Warmth Slowly Departs
After a week where hundreds of records were broken, colder temperatures began to slowly move into the northwestern parts of the Midwest
(Figure 1). Temperatures were 4-7°F below normal across Minnesota and western Iowa, with northern Wisconsin, northwestern Missouri and the western U.P. of Michigan 1-3°F below normal. However, the remaining two-thirds of the region was still above normal. Areas in eastern Kentucky and eastern Ohio were 4-6°F above normal. The record heat from the previous week continued through the mornings of November 10 (Figure 2) and November 11
(Figure 3), with more than 450 daily records on November 10 and more than 100 records on November 11.
Wet Across the Upper Midwest
Precipitation amounts increased across the Upper Midwest during the period (Figure 4). Heavy amounts over 1.50 inches were recorded in Wisconsin and the U.P. of Michigan, with most of Iowa receiving over half an inch. Most of these areas had more than twice the normal amount
(Figure 5), with some areas receiving three to four times the normal. Most of this precipitation fell through the mornings of November 10 (Figure 6) and November 11
(Figure 7) as a strong storm system moved through the region. Eastern Kentucky also had heavy rain through the morning of November 12 (Figure 8). Elsewhere, precipitation was near to slightly above normal, with only a few areas in northwestern Minnesota, southern Missouri, southern Kentucky and northeastern Ohio below normal.
Cooler temperatures along with a strong storm system brought moderate to heavy snow in Minnesota, northwestern Wisconsin and the U.P. of Michigan
(Figure 9). Amounts of 6-8 inches were common across northeastern Minnesota with heavier amounts over 8 inches reported. Some of the heaviest amounts included 16.7 inches in Duluth, MN (St. Louis County), 10.2 inches near Two Harbors, MN (Lake County) and 9.5 inches near Floodwood, MN (St. Louis County). While most of this snow fell through the morning of November 11 (Figure 10), scattered snowfall also occurred through the mornings of November 12 (Figure 11) and November 13 (Figure 12). Lake-effect snowfall in northeastern Minnesota through the morning of November 15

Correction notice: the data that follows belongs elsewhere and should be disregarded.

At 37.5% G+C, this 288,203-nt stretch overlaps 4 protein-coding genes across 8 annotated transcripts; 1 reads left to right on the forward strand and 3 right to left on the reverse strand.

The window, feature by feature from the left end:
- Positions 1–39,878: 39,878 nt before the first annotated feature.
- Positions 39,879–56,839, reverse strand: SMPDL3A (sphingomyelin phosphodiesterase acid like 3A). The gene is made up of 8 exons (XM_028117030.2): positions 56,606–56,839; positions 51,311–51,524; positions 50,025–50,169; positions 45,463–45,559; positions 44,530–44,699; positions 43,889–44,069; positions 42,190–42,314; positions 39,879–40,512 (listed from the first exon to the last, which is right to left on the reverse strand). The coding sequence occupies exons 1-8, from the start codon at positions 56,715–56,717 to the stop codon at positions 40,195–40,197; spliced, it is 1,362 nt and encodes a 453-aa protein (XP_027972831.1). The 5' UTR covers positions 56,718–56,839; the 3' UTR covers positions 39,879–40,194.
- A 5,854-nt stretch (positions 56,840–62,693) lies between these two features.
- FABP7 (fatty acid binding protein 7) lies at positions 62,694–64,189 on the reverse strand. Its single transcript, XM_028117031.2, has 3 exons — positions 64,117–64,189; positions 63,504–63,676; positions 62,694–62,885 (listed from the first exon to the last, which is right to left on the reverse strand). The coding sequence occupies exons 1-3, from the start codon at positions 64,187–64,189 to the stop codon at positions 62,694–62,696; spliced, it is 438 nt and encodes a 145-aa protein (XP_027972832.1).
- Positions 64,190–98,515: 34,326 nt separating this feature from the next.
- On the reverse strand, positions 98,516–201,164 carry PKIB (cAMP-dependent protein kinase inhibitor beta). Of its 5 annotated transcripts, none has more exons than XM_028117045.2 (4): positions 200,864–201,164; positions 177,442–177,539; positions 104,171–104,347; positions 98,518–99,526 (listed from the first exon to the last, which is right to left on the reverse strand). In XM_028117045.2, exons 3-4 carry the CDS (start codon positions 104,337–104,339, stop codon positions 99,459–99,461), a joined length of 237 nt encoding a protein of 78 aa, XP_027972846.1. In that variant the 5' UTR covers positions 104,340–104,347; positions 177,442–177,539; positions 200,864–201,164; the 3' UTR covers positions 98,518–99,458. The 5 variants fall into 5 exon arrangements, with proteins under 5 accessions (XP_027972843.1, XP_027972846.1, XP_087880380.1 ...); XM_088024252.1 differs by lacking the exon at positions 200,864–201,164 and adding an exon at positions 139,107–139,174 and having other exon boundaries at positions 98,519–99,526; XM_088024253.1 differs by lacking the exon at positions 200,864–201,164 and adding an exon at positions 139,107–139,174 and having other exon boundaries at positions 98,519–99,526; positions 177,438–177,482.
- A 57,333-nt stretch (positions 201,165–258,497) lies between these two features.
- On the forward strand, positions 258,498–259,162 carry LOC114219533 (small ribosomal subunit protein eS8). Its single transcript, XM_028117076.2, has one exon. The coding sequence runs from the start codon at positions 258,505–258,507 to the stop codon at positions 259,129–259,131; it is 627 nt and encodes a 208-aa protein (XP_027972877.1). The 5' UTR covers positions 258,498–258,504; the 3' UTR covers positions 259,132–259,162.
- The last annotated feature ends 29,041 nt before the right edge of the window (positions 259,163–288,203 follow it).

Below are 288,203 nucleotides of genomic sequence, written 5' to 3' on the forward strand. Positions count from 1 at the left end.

(Figure 13) and the U.P. of Michigan through the mornings of November 16 (Figure 14).
Rounds of severe weather hit the Midwest during the week on November 10
(Figure 15), November 14 (Figure 16) and November 15
(Figure 17). The first round on November 10 impacted northern Illinois and southwestern Michigan with strong winds and tornadoes. An EF-1 tornado with winds estimated at 100 mph traveled through Whiteside County, IL while another tornado was reported in Mercer County, IL. Trees and limbs were downed along with damage to outbuildings. Wind gusts of 79-mph were reported in Sugar Grove, IL (Kane County) in northern Illinois and at the Milwaukee General Mitchell Airport in Wisconsin as well. On November 14, strong storms impacted southern Missouri with wind gusts up to 60 mph. Large trees and power lines were knocked down while damage to roofs were also reported. Storms formed across Ohio the next day, November 15, bringing strong winds once again. A 79-mph wind gust was reported near Lorain, OH (Lorain County) while a 76-mph wind gust was reported near Brunswick, OH (Medina County).